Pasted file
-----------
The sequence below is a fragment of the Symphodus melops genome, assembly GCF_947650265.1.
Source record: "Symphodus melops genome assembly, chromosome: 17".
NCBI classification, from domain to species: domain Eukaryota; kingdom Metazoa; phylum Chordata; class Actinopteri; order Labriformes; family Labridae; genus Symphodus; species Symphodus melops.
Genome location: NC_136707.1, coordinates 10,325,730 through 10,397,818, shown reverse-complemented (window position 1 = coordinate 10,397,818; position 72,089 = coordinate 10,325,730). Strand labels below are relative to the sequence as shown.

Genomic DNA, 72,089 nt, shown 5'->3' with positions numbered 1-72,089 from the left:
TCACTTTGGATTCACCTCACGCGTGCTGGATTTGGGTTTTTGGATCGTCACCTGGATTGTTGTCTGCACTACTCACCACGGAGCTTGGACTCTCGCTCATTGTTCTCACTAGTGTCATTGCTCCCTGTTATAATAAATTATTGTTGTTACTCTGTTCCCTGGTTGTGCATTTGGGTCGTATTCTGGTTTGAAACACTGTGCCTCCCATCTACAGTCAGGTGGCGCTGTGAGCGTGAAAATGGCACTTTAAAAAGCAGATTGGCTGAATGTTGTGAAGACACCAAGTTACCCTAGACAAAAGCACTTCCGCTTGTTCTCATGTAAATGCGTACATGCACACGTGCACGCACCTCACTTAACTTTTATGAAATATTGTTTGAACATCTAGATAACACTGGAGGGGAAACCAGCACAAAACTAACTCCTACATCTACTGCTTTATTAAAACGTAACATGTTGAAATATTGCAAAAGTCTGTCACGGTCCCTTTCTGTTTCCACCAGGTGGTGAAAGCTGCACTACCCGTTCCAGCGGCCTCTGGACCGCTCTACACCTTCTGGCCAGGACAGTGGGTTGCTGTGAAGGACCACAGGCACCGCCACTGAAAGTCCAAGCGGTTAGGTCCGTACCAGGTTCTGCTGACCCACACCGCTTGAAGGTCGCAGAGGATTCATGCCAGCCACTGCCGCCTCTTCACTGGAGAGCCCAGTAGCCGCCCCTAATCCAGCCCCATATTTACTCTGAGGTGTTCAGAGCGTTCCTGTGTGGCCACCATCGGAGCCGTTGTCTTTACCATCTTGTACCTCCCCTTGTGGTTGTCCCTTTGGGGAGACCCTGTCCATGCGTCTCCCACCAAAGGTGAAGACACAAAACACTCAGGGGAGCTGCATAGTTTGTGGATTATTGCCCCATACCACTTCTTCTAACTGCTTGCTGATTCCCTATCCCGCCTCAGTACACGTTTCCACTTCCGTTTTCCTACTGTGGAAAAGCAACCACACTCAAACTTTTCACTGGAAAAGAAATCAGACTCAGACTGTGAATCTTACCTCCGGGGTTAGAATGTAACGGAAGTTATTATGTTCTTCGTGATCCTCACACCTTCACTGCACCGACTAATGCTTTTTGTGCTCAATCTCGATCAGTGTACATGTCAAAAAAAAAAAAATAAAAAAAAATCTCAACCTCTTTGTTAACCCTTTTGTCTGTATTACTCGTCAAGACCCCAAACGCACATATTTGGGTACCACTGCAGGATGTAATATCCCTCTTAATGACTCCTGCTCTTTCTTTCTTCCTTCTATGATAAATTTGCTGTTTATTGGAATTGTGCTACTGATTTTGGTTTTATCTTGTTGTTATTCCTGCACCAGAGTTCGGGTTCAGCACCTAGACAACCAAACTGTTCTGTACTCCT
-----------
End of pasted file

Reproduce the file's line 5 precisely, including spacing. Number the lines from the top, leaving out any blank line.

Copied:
Genomic DNA, 72,089 nt, shown 5'->3' with positions numbered 1-72,089 from the left: